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|Title:||Encapsulated bacteria for self-healing in UHP-ECC||Authors:||Chen, Li Hui||Keywords:||Engineering::Civil engineering::Construction technology||Issue Date:||2022||Publisher:||Nanyang Technological University||Source:||Chen, L. H. (2022). Encapsulated bacteria for self-healing in UHP-ECC. Final Year Project (FYP), Nanyang Technological University, Singapore. https://hdl.handle.net/10356/163545||Abstract:||Crack formation in concrete poses a threat to the structural integrity of a building yet it is inevitable and uneconomical to repair using current conventional methods. Bacteria-based self-healing in concrete is an increasingly popular mechanism researched to heal cracks. Due to the high alkalinity of conventional concrete, encapsulation is needed to protect the bacteria to ensure its survival. The encapsulation method this research project focuses on is the dual-capsule system - using Reactive Magnesia Cement (RMC) as capsule material for the bacteria (RMC-B), Portland Cement (PC) and RMC as capsule material for the nutrient (PC-N, RMC-N respectively). Hence, two groups were studied for the evaluation of self-healing performance – RMC-N Group, consisting of RMC-B, RMC-N, and PC as the matrix and PC-N Group, consisting of RMC-B, PC-N, and PC as the matrix. Yeast Extract (YE), the nutrient chosen for the bacteria (Bacillus Cohnii), significantly decreases the strength of the concrete matrix. Hence, carbonation was done to mitigate this problem. The tests done to study the self-healing performance of the system were crack width measurement and water permeability test over 50 wet-dry cycles. Compressive strength tests reported little to no loss of strength in the RMC-N Group which could be due to the carbonation done. However, no strength gain was observed from 7- to 28-day in the PC-N group. The RMC-N Group and PC Group reported full closure at cycle 50 for the crack width range of 0-200um, 85.5% and 97.7% for 200-300um, 84% and 83.1% for 300-550um, respectively. Additionally, Magnesium Oxychloride Cement (MOC) was also a candidate for capsule material due to it having a lower pH tan PC. Bacterial viability test was done on another two groups - MOC and PC as bacteria capsule material to investigate the survivability of the bacteria in the respective materials.||URI:||https://hdl.handle.net/10356/163545||Fulltext Permission:||embargo_restricted_20241205||Fulltext Availability:||With Fulltext|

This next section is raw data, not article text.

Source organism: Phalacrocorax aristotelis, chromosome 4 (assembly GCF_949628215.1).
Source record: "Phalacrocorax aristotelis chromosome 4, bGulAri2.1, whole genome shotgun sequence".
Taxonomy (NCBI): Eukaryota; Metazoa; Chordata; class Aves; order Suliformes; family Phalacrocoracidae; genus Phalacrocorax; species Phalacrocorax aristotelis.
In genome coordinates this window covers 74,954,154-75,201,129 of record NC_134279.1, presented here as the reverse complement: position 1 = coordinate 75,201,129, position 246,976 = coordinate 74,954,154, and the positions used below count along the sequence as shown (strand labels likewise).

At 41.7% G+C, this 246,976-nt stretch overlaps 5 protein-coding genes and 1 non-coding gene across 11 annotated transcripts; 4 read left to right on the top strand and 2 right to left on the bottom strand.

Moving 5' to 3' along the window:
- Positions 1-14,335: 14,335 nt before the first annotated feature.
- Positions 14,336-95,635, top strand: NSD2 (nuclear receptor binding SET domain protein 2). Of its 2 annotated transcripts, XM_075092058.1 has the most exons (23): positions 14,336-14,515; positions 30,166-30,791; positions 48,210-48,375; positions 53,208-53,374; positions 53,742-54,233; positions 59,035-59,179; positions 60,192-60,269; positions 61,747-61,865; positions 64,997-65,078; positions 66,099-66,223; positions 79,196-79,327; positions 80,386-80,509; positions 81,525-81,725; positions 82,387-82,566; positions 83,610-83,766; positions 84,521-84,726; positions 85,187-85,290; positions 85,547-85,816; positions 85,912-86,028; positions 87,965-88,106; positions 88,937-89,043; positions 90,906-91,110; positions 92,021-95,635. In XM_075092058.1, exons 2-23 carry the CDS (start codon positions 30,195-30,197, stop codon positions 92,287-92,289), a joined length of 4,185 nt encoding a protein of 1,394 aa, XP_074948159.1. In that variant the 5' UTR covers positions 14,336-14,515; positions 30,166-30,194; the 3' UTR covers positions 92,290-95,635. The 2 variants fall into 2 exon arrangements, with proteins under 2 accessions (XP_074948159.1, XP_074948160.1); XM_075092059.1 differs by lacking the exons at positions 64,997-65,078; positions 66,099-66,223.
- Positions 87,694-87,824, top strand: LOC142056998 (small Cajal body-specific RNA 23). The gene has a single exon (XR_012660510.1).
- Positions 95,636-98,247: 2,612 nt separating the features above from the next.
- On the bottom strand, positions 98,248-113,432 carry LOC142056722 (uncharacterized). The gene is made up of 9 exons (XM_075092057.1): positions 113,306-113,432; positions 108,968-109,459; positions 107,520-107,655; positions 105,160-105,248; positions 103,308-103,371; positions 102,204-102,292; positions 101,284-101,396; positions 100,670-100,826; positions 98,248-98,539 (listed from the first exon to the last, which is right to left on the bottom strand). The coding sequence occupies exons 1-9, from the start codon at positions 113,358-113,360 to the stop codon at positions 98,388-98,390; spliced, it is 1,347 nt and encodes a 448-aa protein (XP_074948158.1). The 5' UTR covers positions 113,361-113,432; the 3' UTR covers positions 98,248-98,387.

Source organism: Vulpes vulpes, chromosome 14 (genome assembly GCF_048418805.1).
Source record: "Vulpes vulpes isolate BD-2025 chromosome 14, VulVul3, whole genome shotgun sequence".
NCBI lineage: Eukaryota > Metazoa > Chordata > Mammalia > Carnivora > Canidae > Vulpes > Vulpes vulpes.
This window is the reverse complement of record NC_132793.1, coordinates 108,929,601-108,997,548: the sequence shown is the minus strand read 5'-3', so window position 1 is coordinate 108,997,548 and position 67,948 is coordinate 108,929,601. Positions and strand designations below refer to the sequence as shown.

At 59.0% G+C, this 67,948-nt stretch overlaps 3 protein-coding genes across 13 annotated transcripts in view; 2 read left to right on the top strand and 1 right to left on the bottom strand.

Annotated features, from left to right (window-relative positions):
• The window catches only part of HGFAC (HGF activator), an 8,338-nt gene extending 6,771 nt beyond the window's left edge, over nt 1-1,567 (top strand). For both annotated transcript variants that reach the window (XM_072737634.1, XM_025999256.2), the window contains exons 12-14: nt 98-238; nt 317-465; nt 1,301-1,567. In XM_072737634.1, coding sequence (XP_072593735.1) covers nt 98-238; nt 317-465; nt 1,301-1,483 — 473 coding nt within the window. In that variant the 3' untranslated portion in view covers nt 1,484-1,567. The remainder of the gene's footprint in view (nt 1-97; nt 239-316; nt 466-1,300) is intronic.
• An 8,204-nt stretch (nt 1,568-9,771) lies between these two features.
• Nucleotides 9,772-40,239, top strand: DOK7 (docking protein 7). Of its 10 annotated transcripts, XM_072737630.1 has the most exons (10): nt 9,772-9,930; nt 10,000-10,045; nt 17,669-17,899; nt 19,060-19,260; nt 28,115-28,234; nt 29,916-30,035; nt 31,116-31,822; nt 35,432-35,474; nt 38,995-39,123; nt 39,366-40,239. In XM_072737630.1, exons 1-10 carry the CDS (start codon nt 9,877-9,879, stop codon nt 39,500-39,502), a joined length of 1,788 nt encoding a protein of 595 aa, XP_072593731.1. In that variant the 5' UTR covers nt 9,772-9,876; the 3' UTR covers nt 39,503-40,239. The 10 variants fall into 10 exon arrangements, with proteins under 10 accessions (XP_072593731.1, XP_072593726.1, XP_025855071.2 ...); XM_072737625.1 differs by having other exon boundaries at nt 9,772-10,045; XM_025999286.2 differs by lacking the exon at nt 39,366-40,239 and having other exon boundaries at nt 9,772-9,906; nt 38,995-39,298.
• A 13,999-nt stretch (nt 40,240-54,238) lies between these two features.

|Appears in Collections:||CEE Student Reports (FYP/IA/PA/PI)|
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|FYP Final Report EM-19_Chen Li Hui.pdf|
|1.27 MB||Adobe PDF||Under embargo until Dec 05, 2024|
Updated on Jan 27, 2023
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